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Mtskheta

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Mtskheta (მცხეთა) is an ancient town of extraordinary importance to the Georgian nation, located about 20km out of Tbilisi. It was the capital of the eastern Georgian kingdom of Iberia from the 3rd century BC to the 5th century AD. Mtskheta was the site of Georgia's adoption of Christianity in 334 and remains the headquarters of the Georgian Orthodox Church. Mtskheta is of primary interest to any travelers interested in Georgian history or Orthodox Christianity.

Svetitskhoveli (Life-giving Pillar) Cathedral
Svetitskhoveli (Life-giving Pillar) Cathedral
Jvari Monastery
View of Mtskheta from Church of Jvari

Get in[edit]

You can take a taxi from Tbilisi or book a guided tour.

By minibus[edit]

Marshrutkas run regularly every day of the week between Tbilisi's Didube market and the main street in Mtskheta. From the Didube metro station, you walk out and around the one-story shops that are ahead and to the right. In that lot, there is a 'cash desk' where you can buy a ticket for the marshrutka. The cost to Mtskheta is 1 GEL per person. You will need to pay attention for when you're near the historic center of Mtskheta because the marshrutkas continue to the Mtskheta bus station which is a few kilometers north of Mtskheta's cathedral. Note that there are fewer marshrutka drivers operating on Sundays and that this mode of transportation therefore becomes less dependable and more crowded.

By taxi[edit]

~20GEL from Tbilisi to Swetitskhoveli Cathedral. You have to negotiate the tariff before starting.

Get around[edit]

Mtskheta is small enough that it is possible to see the entire town on foot. The one exception to this rule is Jvari monastery, which is far from the town center and located on top of a mountain. As there is no public transport to Jvari, it may be best to hire a cab in town.

See[edit][add listing]

  • Svetitskhoveli (The Life Giving Pillar) Cathedral. Svetitskhoveli is one of the most sacred places in Georgia and, along with Jvari Monastery, the clear highlight of a trip to Mtskheta. It was founded in 1010, built on the site of Georgia's first church, and contains the graves of the ancient Georgian kings, including Sidonia, who was said to have been buried holding Christ's robe. There are many (unaggressive) beggars at the entrance gate. There is a tourist information office just outside the church and adjacent to the wedding chapel with helpfull personnel. Some can speak English. free.  edit
  • Jvari (The Cross) Monastery. The 6th century monastery of Jvari is situated on a cliff above Mtskheta. It is the culmination of a number of artistic and architectural aspiration in early Christian Georgian architecture. The view from above is amazing. Be sure you travel there when there's clear weather and before dusk. It's possible to get there by hiking in the mountains, although there are no roads or signs and it is easy to get lost (takes about one hour, if no mistakes) so a taxi for ~20GEL including wait time is probably the best option  edit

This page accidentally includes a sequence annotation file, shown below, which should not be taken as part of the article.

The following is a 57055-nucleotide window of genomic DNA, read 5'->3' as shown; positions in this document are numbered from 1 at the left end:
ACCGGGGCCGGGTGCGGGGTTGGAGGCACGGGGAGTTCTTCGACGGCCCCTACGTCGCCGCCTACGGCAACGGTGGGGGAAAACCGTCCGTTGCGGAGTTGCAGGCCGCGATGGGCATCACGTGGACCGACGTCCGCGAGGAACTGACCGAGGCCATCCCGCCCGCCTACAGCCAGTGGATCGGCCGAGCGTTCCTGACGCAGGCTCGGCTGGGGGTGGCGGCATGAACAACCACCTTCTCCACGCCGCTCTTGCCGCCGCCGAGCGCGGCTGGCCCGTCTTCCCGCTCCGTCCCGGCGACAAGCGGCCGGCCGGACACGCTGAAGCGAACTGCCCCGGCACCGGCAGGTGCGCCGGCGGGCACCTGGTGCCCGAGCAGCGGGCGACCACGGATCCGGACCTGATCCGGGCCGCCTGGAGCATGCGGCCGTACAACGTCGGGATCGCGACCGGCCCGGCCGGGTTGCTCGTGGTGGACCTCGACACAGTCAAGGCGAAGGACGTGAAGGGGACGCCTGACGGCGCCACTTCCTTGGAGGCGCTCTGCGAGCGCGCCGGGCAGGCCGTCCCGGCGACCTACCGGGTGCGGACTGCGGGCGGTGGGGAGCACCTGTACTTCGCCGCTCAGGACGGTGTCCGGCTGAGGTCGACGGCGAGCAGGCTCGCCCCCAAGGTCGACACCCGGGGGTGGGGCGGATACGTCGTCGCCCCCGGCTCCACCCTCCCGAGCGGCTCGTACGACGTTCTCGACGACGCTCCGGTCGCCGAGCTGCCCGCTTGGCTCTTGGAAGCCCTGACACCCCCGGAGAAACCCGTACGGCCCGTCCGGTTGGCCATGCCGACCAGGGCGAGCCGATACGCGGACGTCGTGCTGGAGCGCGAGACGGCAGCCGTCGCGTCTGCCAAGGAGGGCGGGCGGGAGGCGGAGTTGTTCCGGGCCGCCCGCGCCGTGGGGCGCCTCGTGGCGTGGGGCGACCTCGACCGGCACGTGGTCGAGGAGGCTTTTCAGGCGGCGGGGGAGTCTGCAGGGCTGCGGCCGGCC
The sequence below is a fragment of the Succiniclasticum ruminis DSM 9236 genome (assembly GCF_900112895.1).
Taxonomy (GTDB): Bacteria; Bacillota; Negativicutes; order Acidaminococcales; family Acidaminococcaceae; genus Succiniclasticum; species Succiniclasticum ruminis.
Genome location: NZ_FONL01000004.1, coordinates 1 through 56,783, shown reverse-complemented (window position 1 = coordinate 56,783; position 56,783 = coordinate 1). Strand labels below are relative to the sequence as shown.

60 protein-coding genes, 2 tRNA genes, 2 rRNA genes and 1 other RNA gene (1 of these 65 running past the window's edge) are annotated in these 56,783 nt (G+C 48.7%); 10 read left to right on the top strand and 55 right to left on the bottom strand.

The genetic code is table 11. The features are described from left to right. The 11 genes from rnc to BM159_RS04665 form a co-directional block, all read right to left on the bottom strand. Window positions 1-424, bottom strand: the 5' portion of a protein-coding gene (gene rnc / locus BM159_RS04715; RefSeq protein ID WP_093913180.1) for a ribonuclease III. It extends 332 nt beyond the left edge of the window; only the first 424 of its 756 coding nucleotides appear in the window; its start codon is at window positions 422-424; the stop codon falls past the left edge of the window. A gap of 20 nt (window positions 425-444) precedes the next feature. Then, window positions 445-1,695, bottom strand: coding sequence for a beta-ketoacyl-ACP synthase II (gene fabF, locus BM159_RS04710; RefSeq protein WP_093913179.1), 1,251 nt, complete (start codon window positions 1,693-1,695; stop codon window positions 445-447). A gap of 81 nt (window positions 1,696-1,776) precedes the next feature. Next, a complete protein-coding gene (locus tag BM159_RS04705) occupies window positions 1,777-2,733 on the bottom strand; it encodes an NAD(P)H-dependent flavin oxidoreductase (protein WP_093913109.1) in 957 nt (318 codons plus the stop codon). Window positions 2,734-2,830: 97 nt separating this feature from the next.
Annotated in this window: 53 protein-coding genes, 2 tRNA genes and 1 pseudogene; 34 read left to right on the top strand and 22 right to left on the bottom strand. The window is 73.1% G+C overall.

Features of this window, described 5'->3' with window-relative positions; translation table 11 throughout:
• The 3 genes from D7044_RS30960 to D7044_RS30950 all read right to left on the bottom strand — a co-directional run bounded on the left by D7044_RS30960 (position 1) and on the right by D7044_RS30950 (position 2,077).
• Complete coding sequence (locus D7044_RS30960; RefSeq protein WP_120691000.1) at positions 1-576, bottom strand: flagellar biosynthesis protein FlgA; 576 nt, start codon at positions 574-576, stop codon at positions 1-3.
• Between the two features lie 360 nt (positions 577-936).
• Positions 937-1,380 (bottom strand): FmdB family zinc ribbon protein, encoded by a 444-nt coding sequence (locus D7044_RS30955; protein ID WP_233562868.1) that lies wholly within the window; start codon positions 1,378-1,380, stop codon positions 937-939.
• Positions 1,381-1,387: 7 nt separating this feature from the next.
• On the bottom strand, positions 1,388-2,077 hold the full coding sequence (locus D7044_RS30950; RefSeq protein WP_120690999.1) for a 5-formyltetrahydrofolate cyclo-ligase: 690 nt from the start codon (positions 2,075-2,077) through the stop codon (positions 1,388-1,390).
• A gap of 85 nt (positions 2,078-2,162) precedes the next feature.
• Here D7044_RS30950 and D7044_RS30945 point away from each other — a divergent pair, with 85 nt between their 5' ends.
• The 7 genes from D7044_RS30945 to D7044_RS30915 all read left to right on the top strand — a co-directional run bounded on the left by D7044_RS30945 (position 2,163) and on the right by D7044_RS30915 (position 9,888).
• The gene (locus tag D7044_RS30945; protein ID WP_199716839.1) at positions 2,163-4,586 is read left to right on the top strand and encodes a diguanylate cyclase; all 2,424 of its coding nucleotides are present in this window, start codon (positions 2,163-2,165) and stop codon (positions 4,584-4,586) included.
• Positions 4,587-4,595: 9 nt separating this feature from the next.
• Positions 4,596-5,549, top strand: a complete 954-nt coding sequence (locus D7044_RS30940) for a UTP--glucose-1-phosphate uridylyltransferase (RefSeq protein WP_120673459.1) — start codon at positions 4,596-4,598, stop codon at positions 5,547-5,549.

• Samtavro (Place of the Ruler). Samtavro is located to the north up the main road, within easy walking distance from the Svetitskhoveli complex. According to legend, St. Nino actually lived on this site and prayed within the smaller of its two extant churches. This small church dates from the 4th century. The larger church on this site was built in the 11th century and contains the graves of Mirian, the Georgian king who adopted Christianity, and his wife.  edit
  • Bebris Tsikhe (The Elder's Fortress). Located further up the main road from Samtavro, the ruins of Bebris Tsikhe are fun, if a bit dangerous, to climb on for views overlooking Mtskheta and the valley formed around the Mtkvari and Aragvi rivers. free.  edit

Do[edit][add listing]

If you happen to be in Mtzkheta in October, do not miss the Georgian Air Baloon Open Competition. For more information check out the Aeronautics Club page: http://www.balloons.ge/eng/club/index.htm

Buy[edit][add listing]

There are some traders and a small shop in front of the Svetitskhoveli Cathedral where you can buy souvenirs and drinks.

Eat[edit][add listing]

The Georgian cuisine available is outstanding and costs far less than a comparable meal in Tbilisi. It's almost worth it to come from Tbilisi to Mtskheta just for dinner here! Another extremely popular place is "Salobie" on the way to Mtzkheta to Tbilisi. It's a large restaurant with both outdoor and indoor seating areas and the food is exceptionally good.

There is also a relatively large grocery store ("უნივერმაგ" or "Универмаг") located north of Samtavro on the main road (between Samtavro and Bebris Tsikhe) where you can buy cheap basic foods and drinks.

Drink[edit][add listing]

Sleep[edit][add listing]

Mtskheta is an easy and exceptionally rewarding place to visit. The accomodation here is cheaper and generally better than the budget accomadation on offer in Tbilisi, and the easy mini bus connection to Didube metro station, makes it a good alternative place to stay.

  • Guesthouse Lizi, Agmashenebliz 52, [1]. Clean, comfortable rooms in a family-run B&B. Free internet. Good food, and within easy walking distance of all sights in Mtskheta. Very pleasant and quiet place to stay. 30 min. by bus to Tbilisi Didube metro station. 30 Lari per person including breakfast and dinner.  edit

Get out[edit]

Again, taxis or the marshrutka are the main options. Taxis are a bit more convenient, albeit occasionally difficult to find within Mtskheta; the marshrutka is cramped, but cheap. To be on a safer side get a phone number of a cab company while still in Tbilisi, they will always send a car to pick you up on the way back.



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